Technology

Published on January 10th, 2017

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India renews efforts to build LNG ships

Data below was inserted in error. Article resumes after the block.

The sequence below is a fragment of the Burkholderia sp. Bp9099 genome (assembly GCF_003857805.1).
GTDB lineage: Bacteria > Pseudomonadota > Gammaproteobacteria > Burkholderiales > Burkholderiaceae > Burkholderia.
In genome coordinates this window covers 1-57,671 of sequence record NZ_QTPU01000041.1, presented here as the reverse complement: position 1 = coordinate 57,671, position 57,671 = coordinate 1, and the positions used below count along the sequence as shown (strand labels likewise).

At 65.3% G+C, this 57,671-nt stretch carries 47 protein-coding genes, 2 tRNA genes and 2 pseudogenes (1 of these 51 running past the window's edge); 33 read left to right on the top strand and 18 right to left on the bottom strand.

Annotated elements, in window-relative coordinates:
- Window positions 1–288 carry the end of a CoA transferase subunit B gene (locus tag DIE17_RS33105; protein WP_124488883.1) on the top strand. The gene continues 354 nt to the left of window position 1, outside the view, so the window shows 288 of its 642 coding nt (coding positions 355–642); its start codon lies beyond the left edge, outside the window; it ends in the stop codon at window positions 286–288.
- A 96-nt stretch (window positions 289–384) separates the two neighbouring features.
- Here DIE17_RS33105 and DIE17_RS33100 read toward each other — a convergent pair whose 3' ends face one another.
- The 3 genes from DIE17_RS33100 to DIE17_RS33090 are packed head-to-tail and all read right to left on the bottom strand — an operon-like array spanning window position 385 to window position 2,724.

The government is renewing efforts to build technologically-advanced and sophisticated LNG ships locally under the Make in India program of Prime Minister Narendra Modi after two attempts to push through with the plan faltered for various reasons which suggested that India needed to walk the extra mile to achieve the goal. “Fresh initiatives are being taken at the highest level to explore the possibility of Indian stakeholders assuming the perceived risks on Indian-built LNG ships,” a source said, indicating that for the first the government was open to taking on these perceived risks in the larger interest of the country’s progress into a niche shipbuilding segment now dominated by Japan, South Korea and of late China. “Workable solutions for building LNG carriers in India are being explored,” the source said. India dithered on taking over the perceived risks arising from the operation of LNG ships to be built for the first time in India, a demand put forward by some of the world’s top LNG ship owners and operators who had applied on a tender, the second, issued by state-owned GAIL (India) Ltd for hiring as much as nine new LNG ships on long term contracts to transport gas from the United States. The indecision led to the closure of the tender on 15 October. “The government is studying the long-term impact/advantages of indigenous LNG vessel construction vis-a-vis the risks involved. Based on the findings, the government will look to support building of LNG ships in India under the Make in India program,” the source mentioned earlier, said. Once, the issue of assuming the operational risks on Indian-built LNG ships is addressed by the end of the month, GAIL is expected to re-issue the tender, the source said. GAIL will not order the ships directly at shipyards-both overseas and Indian. It plans to hire the LNG carriers from global fleet owners who will have to construct three of the nine tankers in India as part of the ‘Make in India’ plan. On 15 October, GAIL decided not to extend the validity of the bids received from two separate bidding groups in March to hire the LNG ships. Seven of the world’s top LNG ship owners formed two separate consortia to put the bids. These include a consortium of Mitsui O.S.K. Lines Ltd (MOL)-Nippon Yusen Kabushiki Kaisha Ltd (NYK Line) and Mitsui and Co. Ltd and another group comprising Mitsubishi Corp.-Kawasaki Kisen Kaisha Ltd (K Line)-GasLog Ltd and Foresight Ltd. The lucrative LNG ship construction business is expected to gain traction as nations go for clean fuels such as LNG to reduce their carbon footprint to align with the goals of the Paris agreement on climate change. It will also boost the profile of Indian yards and help them move up the value chain. Shipping industry executives say that India should fast track the GAIL tender and finalize the plan to build LNG ships locally without further delay. The ship chartering contract, estimated worth $7 billion, involve hiring nine new LNG tankers for shipping 5.8 million metric tonnes per annum (mmtpa) of gas from the US.

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